February 7th, 2012
FDA: Replace Babies In Ads With More Risk Info
By Ed Silverman
Fifteen years after the FDA greatly expanded direct-to-consumer advertising, the agency is proposing new rules that would require drugmakers to limit the happy-go-lucky images that - sometimes, incongruously - are used to promote meds for extremely serious and sobering illnesses. And, not surprisingly, the agency may revise current rules so side effect info is easier to digest.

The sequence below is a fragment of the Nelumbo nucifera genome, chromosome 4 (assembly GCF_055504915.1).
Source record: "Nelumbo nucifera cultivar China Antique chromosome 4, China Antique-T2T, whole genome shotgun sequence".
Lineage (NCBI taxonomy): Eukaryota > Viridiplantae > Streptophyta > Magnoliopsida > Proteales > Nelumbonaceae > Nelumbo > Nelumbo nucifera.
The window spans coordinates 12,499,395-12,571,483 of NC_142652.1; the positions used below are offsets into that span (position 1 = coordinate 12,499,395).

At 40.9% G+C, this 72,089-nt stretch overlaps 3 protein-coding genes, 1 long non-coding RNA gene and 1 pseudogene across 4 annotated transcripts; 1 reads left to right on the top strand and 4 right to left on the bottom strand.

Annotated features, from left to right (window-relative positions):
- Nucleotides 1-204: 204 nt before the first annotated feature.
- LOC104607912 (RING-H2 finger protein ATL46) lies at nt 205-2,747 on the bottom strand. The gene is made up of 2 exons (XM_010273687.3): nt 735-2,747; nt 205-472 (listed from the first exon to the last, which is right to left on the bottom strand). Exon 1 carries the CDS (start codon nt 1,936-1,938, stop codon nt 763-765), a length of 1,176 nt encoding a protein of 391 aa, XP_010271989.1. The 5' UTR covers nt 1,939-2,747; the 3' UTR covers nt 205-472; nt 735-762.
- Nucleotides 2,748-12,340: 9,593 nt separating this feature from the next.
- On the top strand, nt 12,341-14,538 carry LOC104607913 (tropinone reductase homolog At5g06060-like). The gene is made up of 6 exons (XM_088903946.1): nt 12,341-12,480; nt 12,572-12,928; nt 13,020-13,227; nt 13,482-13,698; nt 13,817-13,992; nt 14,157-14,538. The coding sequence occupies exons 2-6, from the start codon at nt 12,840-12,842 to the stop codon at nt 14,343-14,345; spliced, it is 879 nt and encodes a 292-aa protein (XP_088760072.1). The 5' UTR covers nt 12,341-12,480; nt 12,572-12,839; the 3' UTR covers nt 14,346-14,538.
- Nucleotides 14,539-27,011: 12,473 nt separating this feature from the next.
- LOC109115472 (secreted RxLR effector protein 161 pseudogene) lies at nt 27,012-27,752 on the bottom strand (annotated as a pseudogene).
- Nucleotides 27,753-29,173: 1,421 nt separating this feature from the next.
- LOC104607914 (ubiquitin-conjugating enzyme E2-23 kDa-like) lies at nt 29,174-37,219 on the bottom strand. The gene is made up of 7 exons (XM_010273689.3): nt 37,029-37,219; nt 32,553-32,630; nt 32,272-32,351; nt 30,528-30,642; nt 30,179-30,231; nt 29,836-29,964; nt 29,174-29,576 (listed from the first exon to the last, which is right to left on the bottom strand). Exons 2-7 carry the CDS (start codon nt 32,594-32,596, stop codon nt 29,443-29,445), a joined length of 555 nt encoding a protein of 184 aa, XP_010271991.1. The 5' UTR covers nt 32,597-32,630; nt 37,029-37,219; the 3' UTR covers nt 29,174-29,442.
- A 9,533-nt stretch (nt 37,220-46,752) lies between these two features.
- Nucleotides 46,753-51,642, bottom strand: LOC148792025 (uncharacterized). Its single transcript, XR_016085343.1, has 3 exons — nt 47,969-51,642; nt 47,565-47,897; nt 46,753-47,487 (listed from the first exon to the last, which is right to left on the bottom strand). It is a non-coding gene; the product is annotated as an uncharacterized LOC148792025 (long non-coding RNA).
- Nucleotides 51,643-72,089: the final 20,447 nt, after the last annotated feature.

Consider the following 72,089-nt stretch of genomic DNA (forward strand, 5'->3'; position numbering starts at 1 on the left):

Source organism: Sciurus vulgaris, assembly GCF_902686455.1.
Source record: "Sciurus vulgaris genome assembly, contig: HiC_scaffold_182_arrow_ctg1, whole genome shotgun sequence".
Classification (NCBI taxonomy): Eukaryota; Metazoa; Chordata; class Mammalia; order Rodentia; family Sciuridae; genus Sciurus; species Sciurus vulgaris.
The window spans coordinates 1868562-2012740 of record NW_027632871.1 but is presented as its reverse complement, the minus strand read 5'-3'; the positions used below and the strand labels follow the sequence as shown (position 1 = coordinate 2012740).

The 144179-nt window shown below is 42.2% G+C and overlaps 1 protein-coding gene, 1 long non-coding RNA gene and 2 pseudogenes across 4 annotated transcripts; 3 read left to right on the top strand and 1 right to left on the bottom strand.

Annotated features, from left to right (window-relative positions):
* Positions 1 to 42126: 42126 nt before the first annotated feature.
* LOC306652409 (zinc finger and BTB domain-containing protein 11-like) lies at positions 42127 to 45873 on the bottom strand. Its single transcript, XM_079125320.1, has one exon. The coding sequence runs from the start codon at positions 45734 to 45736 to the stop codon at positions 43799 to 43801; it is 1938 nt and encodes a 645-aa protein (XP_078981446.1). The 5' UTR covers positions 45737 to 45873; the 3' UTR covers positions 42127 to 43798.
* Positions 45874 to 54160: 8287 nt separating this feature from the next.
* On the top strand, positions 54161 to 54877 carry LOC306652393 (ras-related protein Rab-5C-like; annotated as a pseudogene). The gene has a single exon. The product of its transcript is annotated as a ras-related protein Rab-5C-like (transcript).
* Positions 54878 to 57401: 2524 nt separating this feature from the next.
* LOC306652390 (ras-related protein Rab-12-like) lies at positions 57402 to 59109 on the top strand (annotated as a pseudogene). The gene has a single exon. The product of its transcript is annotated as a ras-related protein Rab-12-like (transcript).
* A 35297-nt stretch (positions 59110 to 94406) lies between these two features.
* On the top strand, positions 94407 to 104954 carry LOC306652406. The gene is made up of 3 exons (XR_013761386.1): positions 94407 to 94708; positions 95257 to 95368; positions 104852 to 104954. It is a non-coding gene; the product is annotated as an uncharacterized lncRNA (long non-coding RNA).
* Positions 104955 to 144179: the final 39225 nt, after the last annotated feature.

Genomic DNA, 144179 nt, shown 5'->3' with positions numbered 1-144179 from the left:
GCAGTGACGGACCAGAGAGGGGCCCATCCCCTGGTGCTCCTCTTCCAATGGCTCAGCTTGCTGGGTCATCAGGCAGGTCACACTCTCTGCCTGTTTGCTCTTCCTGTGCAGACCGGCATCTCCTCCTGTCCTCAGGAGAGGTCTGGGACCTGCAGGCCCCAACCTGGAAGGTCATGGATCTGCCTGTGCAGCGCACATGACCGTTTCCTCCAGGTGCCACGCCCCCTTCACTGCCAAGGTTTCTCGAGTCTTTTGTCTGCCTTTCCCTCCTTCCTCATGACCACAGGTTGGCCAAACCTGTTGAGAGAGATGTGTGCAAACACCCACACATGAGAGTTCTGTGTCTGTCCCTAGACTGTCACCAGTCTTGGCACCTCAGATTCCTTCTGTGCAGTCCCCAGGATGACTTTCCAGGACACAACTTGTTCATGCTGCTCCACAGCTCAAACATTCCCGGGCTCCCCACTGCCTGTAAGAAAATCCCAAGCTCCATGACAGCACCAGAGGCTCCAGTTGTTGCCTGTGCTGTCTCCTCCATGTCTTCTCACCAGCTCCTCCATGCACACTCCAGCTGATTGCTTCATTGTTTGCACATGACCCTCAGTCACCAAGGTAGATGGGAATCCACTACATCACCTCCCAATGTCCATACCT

The FDA proposed the change two years ago and then conducted a ‘Distraction Study,’ in which 75-second ads for a fictitious blood-pressure drug called Zintria were shown to 2,134 adults over the age of 40, half of whom were diagnosed with the affliction. The agency examined the presence or absence of superimposed text, the emotional (or affective) tone of visual images and the consistency of the visual images with the risk information.